Keep On Trickin'

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Text on Button KEEP ON TRICKIN'
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Illustration of a skeleton walking with an exaggerated footstep, and a yellow half moon over an orange background. Black text is curved along the top. 

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The oldest written record of the phrase “trick-or-treat” dates back to a 1917 newspaper from Ontario, Canada. It is believed that trick-or-treating, as we know it today, began in Ontario, where children dressed in costumes would go from house to house and ask for food or money while saying “trick-or-treat.”

However, the origins of trick-or-treating date back further to an 1800s Scottish and Irish tradition called guising. As part of this tradition, children would dress up in disguises and would go door-to-door asking for cakes, fruit, or money. Similar to jack-o-lanterns, they would carry carved out turnips or other root vegetables as makeshift lanterns to light their way.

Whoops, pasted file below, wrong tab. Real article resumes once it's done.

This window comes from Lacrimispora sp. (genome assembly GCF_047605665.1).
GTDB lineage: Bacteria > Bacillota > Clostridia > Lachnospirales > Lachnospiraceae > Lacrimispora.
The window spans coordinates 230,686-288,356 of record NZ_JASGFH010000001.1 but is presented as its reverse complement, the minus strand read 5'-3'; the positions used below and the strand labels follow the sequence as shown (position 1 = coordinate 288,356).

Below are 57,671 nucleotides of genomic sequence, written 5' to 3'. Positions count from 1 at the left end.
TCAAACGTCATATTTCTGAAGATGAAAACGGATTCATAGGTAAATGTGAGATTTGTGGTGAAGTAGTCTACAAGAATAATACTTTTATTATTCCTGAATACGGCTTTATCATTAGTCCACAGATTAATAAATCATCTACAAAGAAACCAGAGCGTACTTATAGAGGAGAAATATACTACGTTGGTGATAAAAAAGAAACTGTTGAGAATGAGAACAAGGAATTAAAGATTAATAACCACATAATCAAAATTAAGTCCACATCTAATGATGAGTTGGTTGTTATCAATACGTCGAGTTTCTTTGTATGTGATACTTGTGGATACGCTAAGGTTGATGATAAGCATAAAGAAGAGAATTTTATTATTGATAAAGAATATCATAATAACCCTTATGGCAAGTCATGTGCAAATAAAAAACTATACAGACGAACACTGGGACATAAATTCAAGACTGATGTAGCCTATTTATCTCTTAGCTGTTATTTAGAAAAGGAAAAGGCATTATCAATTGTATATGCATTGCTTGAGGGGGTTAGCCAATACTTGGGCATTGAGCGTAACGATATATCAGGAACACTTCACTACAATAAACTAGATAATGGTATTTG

This tradition of guising goes back even further to the Celtic festival of Samhain, a pagan celebration that marked the end of the harvest season and the beginning of winter. It was believed that during this time the veil between the world and the afterlife was at its thinnest, allowing the souls of the dead to briefly pass over. To appease the souls of the dead, people would leave out food and drinks. Some would also disguise themselves as the dead to hide from malevolent spirits.  


A&E Television Networks. (2019, October 23). How trick-or-treating became a Halloween tradition.

 Flood, A. (2022, November 1). Origin of phrase “trick-or-treat” in print traced to the Sault.

 Nalewicki, J. (2021, October 22). When people carved turnips instead of pumpkins for Halloween. Smithsonian Magazine.

Catalog ID EV0959